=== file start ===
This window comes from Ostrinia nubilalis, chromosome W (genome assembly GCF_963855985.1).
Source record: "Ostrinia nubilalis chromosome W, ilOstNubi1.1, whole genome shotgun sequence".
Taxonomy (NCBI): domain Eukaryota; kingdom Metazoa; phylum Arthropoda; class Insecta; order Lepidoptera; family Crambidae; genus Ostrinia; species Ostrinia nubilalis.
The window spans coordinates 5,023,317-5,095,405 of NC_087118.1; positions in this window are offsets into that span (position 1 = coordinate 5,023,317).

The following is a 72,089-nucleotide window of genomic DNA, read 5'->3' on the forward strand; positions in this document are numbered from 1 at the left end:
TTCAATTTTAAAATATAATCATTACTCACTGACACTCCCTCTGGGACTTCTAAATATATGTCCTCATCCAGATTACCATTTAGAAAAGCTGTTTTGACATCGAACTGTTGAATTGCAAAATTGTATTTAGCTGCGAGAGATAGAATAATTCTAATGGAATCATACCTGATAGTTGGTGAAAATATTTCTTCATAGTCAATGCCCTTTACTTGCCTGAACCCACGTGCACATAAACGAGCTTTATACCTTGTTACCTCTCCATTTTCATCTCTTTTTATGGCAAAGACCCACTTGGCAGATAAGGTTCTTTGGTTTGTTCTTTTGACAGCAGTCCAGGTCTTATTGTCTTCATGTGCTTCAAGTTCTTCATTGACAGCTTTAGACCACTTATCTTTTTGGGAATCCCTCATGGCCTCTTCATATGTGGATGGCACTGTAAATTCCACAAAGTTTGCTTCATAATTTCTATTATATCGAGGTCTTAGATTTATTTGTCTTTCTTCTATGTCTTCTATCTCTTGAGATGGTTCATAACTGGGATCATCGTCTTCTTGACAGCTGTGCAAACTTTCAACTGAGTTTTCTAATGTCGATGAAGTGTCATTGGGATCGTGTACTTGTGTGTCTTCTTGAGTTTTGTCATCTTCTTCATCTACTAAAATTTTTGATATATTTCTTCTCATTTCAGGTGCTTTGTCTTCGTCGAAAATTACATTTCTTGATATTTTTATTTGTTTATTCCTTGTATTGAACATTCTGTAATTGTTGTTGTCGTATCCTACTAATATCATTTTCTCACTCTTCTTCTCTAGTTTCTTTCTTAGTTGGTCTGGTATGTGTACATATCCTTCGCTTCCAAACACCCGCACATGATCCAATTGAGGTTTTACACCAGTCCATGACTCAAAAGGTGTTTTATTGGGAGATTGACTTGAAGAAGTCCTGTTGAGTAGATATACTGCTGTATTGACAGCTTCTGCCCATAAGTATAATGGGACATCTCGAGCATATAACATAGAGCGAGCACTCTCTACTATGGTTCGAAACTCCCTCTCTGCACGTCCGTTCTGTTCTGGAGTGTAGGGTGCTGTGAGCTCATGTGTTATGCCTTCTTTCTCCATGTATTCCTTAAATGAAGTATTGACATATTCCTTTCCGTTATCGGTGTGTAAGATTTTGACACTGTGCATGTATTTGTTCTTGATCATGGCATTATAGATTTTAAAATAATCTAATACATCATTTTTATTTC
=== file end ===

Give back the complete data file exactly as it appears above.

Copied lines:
This window comes from Ostrinia nubilalis, chromosome W (genome assembly GCF_963855985.1).
Source record: "Ostrinia nubilalis chromosome W, ilOstNubi1.1, whole genome shotgun sequence".
Taxonomy (NCBI): domain Eukaryota; kingdom Metazoa; phylum Arthropoda; class Insecta; order Lepidoptera; family Crambidae; genus Ostrinia; species Ostrinia nubilalis.
The window spans coordinates 5,023,317-5,095,405 of NC_087118.1; positions in this window are offsets into that span (position 1 = coordinate 5,023,317).

The following is a 72,089-nucleotide window of genomic DNA, read 5'->3' on the forward strand; positions in this document are numbered from 1 at the left end:
TTCAATTTTAAAATATAATCATTACTCACTGACACTCCCTCTGGGACTTCTAAATATATGTCCTCATCCAGATTACCATTTAGAAAAGCTGTTTTGACATCGAACTGTTGAATTGCAAAATTGTATTTAGCTGCGAGAGATAGAATAATTCTAATGGAATCATACCTGATAGTTGGTGAAAATATTTCTTCATAGTCAATGCCCTTTACTTGCCTGAACCCACGTGCACATAAACGAGCTTTATACCTTGTTACCTCTCCATTTTCATCTCTTTTTATGGCAAAGACCCACTTGGCAGATAAGGTTCTTTGGTTTGTTCTTTTGACAGCAGTCCAGGTCTTATTGTCTTCATGTGCTTCAAGTTCTTCATTGACAGCTTTAGACCACTTATCTTTTTGGGAATCCCTCATGGCCTCTTCATATGTGGATGGCACTGTAAATTCCACAAAGTTTGCTTCATAATTTCTATTATATCGAGGTCTTAGATTTATTTGTCTTTCTTCTATGTCTTCTATCTCTTGAGATGGTTCATAACTGGGATCATCGTCTTCTTGACAGCTGTGCAAACTTTCAACTGAGTTTTCTAATGTCGATGAAGTGTCATTGGGATCGTGTACTTGTGTGTCTTCTTGAGTTTTGTCATCTTCTTCATCTACTAAAATTTTTGATATATTTCTTCTCATTTCAGGTGCTTTGTCTTCGTCGAAAATTACATTTCTTGATATTTTTATTTGTTTATTCCTTGTATTGAACATTCTGTAATTGTTGTTGTCGTATCCTACTAATATCATTTTCTCACTCTTCTTCTCTAGTTTCTTTCTTAGTTGGTCTGGTATGTGTACATATCCTTCGCTTCCAAACACCCGCACATGATCCAATTGAGGTTTTACACCAGTCCATGACTCAAAAGGTGTTTTATTGGGAGATTGACTTGAAGAAGTCCTGTTGAGTAGATATACTGCTGTATTGACAGCTTCTGCCCATAAGTATAATGGGACATCTCGAGCATATAACATAGAGCGAGCACTCTCTACTATGGTTCGAAACTCCCTCTCTGCACGTCCGTTCTGTTCTGGAGTGTAGGGTGCTGTGAGCTCATGTGTTATGCCTTCTTTCTCCATGTATTCCTTAAATGAAGTATTGACATATTCCTTTCCGTTATCGGTGTGTAAGATTTTGACACTGTGCATGTATTTGTTCTTGATCATGGCATTATAGATTTTAAAATAATCTAATACATCATTTTTATTTC